Now, there’s an assumption made here: That XYZ will go off without a hitch if no one does anything about it. I’m not the biggest fan of that, because it makes the protagonists either a) too critical, pressuring them or b) too unimportant because the plot is greater than they are. I skipped that whole assumption by making the players’ actions (the protagonists) critical to the execution of XYZ – no matter what they did, they’d be helping XYZ happen, until they figured out what was wrong, and then worked to stop it.
I like stories that create character change. I like watching players see that their previously-thought-of-as-harmless action was actually one of a series of things that put this whole ball into motion. Not because I want them to be afraid to do anything in the future, but because I want them to understand that actions have consequences, and they don’t always know what the results will be.
The downside with the above list of six is that they’re dependent on each other. Sure you can omit Event 5 and XYZ is still a threat, but you can’t really dismiss Event 1 or 4. I wrote it like that on the assumption that
people would be fighting tooth and nail for the chance to win the prize, and they’d not have other conflicts,
second thoughts or obligations.
The reality was that we had around 2 dozen players, which means we didn’t have enough protagonists to run all 6 events. So, which events do we omit? Which Events can go so that the plot still makes sense and allows the players a chance to win the prize?
We ended up running Event 1, Event 2 and Event 3, patching holes in plots and taking elements from 4, 5 and 6 to make them fatter and juicier with details. My great regret is that 4 5 and 6 weren’t run, because they were, in my opinion, my better writing (I hit my stride and my confidence). Hopefully, I’ll have a chance in the near future to put together the whole story arc for players.
But how did each Event get built?
I talked above about how these scenarios are chapters of a bigger book, but maybe a better description is that they’re short stories within an anthology.
Each Scenario has its own components:
* The players get a mission
* The mission starts off okay, but takes a turn for the worse
* The players discover this mission is part of a bigger picture (they get clues to XYZ!)
* The players have to stop the immediate threat
Key here are the clues, obviously. And to create clues, you have to look at the XYZ plot and figure out what
components make it happen. Paperwork, notes, maps, phone numbers, all the cogs of the machine. And then you scatter those cogs throughout the Scenarios. But you don’t do it blindly, there needs to be a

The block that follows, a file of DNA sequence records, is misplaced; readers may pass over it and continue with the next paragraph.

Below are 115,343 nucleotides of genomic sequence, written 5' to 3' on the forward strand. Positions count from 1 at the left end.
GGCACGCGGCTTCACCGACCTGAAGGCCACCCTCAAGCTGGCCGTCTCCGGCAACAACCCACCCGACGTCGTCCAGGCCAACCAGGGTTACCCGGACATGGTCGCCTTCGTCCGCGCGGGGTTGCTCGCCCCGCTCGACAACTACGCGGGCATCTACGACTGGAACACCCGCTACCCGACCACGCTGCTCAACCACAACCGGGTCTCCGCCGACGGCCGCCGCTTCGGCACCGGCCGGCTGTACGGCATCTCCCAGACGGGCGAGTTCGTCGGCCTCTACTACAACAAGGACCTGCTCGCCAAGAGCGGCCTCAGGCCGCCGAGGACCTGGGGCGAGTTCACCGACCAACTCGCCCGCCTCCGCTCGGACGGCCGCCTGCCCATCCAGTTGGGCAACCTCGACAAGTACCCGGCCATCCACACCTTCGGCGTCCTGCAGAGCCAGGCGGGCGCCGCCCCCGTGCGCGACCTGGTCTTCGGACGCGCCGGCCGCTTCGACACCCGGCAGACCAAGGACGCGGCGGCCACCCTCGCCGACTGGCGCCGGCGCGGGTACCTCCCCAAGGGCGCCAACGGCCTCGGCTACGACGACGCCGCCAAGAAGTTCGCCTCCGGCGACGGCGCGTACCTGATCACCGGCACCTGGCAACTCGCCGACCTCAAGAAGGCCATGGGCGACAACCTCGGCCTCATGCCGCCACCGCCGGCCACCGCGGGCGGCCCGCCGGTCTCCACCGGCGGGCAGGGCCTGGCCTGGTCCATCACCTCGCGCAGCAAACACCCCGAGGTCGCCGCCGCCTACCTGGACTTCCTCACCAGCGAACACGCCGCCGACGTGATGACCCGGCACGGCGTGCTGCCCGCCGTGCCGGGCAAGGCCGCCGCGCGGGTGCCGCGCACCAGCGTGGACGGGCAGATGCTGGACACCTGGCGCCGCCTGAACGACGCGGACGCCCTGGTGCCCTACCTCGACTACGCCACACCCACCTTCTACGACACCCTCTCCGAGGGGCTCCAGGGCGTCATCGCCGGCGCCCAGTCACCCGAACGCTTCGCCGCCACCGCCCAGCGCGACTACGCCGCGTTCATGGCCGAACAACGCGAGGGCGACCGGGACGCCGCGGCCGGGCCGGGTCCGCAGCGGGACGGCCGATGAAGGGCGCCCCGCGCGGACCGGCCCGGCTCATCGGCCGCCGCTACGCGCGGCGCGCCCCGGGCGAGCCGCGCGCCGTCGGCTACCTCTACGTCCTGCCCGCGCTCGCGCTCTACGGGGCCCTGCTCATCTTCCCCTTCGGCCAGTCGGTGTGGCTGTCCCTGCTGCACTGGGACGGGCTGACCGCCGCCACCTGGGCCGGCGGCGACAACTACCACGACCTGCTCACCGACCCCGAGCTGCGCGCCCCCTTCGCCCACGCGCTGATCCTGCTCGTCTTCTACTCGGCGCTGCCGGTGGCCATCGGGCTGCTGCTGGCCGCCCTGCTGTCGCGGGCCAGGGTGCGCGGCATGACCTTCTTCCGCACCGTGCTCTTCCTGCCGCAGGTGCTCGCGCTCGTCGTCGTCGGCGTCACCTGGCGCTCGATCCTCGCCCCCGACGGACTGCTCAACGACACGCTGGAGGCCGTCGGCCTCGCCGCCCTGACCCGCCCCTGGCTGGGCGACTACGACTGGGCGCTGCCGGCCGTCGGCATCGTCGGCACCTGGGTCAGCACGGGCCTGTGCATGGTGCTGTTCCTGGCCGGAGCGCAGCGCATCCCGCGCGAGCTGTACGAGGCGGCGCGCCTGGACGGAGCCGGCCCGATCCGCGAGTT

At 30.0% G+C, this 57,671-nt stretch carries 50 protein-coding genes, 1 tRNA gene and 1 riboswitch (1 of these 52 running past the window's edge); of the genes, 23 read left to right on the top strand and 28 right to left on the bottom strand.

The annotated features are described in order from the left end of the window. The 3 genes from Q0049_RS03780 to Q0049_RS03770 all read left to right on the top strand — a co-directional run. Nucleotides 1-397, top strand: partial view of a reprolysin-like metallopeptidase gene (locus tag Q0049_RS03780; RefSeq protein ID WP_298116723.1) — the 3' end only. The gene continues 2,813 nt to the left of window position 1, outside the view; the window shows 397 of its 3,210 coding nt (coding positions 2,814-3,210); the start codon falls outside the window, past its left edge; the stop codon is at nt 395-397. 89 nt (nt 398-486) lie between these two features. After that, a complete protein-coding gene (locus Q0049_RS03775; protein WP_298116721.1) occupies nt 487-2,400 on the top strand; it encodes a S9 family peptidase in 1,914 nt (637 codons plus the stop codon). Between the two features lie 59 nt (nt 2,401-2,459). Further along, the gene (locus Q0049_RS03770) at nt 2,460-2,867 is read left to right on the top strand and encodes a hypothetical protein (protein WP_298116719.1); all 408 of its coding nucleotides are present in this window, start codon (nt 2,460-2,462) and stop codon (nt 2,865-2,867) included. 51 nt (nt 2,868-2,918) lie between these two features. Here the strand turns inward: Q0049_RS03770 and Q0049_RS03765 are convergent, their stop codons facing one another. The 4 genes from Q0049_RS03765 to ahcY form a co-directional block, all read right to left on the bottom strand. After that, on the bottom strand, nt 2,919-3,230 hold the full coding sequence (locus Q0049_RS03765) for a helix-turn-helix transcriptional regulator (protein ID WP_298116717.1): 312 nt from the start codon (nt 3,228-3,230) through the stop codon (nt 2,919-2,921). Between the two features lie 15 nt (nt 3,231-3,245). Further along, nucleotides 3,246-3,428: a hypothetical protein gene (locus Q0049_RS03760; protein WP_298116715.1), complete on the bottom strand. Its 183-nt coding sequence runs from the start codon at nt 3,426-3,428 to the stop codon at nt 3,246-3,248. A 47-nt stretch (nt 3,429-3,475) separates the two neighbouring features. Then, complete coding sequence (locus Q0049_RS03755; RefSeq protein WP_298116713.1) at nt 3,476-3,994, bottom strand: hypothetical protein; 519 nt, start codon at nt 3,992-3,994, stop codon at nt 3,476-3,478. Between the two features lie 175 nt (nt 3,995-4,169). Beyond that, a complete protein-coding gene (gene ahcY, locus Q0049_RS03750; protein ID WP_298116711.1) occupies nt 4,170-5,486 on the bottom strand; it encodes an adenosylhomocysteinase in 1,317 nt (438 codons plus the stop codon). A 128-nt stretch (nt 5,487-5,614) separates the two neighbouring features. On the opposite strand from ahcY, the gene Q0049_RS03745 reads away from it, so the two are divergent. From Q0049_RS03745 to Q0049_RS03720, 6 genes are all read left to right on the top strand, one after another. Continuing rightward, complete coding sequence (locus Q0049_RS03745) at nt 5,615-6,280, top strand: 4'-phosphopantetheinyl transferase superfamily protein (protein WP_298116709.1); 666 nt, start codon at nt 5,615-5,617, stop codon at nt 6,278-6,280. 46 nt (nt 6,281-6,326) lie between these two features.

reasonable connection as to why badguy #6 has a particular clue in her jacket pocket.
I found it helpful to make a huge table of clues and who had them and why. Most often the why was “because they can drive the truck” or “Because they handle the money”, but assigning clues to characters with a reason made the clues more important, both for the sake of XYZ and for me writing the scenes and beats where the clues could be found — no one wants to just walk into a room and see the smoking gun on the table, it’s unfair to everyone.
With the clues in place, I had to go back to my initial assignment. Ideally there would be 30 people competing in this tournament, and we couldn’t have 30 people around 1 table for a finale. I had to thin the herd.
Here’s where I raise my hand and say I screwed this up. It was fixable, and we took care of it when the problem arose, BUT I should have done a better job. I didn’t want there to be any problems, and with that attitude and pressure, of course there were some. Even though numerous people have told me to get over it, I’m still kicking myself.
With the plot divided over 6 slices, it was time to figure out who was going to participate. I made some assumptions that a lot of people hadn’t played this game to the extent I have, so they likely are going to need
a nice access route to the mechanics and the game. I also needed to divide 30 people into teams so that one team could handle an event.
I could have made generic teams. I even had notes saying that in each scenario the players were one team or
another. But that…didn’t feel very big and exciting and “Signature Event” the way this tournament was getting
promoted. So the characters had to be special. And players needed to feel a connection to the story and their roles in it.
So I made versions of famous movie and tv characters. The MI6 team were all James Bond actors. The IMF team was a combination of the movies and TV show. The Mossad team were all famous Jewish feminists. The point was, players would get (hopefully) a character they knew something about, and that would help bridge the gap between “I don’t know what I’m doing” to “I hope I’m doing this right”.
They even got little backstories. A paragraph or three describing how the felt or who on their team they felt
the meshed with. My hope was that for some people, this gave some ideas on the character, if they were
And then I went to give them stats, and blew it.
When I build characters, they’re at a certain level, usually a low one, because these characters are going to